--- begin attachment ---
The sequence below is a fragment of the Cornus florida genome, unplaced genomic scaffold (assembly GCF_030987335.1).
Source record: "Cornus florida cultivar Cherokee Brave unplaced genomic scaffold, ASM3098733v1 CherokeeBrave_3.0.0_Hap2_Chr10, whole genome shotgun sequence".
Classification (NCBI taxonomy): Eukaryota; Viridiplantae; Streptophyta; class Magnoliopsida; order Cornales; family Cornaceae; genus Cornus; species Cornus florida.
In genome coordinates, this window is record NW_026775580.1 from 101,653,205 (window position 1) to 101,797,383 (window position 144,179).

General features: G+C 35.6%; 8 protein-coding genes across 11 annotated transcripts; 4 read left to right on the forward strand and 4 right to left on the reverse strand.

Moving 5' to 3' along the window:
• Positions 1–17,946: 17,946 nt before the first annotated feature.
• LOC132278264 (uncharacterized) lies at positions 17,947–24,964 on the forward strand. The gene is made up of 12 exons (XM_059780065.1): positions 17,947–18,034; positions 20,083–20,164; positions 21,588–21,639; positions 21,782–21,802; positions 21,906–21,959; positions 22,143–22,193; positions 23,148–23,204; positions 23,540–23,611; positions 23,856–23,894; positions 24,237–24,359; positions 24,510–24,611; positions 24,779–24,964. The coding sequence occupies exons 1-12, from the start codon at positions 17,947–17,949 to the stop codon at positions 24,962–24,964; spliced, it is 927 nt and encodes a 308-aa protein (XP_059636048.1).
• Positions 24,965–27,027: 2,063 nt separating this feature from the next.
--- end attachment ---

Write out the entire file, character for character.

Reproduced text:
The sequence below is a fragment of the Cornus florida genome, unplaced genomic scaffold (assembly GCF_030987335.1).
Source record: "Cornus florida cultivar Cherokee Brave unplaced genomic scaffold, ASM3098733v1 CherokeeBrave_3.0.0_Hap2_Chr10, whole genome shotgun sequence".
Classification (NCBI taxonomy): Eukaryota; Viridiplantae; Streptophyta; class Magnoliopsida; order Cornales; family Cornaceae; genus Cornus; species Cornus florida.
In genome coordinates, this window is record NW_026775580.1 from 101,653,205 (window position 1) to 101,797,383 (window position 144,179).

General features: G+C 35.6%; 8 protein-coding genes across 11 annotated transcripts; 4 read left to right on the forward strand and 4 right to left on the reverse strand.

Moving 5' to 3' along the window:
• Positions 1–17,946: 17,946 nt before the first annotated feature.
• LOC132278264 (uncharacterized) lies at positions 17,947–24,964 on the forward strand. The gene is made up of 12 exons (XM_059780065.1): positions 17,947–18,034; positions 20,083–20,164; positions 21,588–21,639; positions 21,782–21,802; positions 21,906–21,959; positions 22,143–22,193; positions 23,148–23,204; positions 23,540–23,611; positions 23,856–23,894; positions 24,237–24,359; positions 24,510–24,611; positions 24,779–24,964. The coding sequence occupies exons 1-12, from the start codon at positions 17,947–17,949 to the stop codon at positions 24,962–24,964; spliced, it is 927 nt and encodes a 308-aa protein (XP_059636048.1).
• Positions 24,965–27,027: 2,063 nt separating this feature from the next.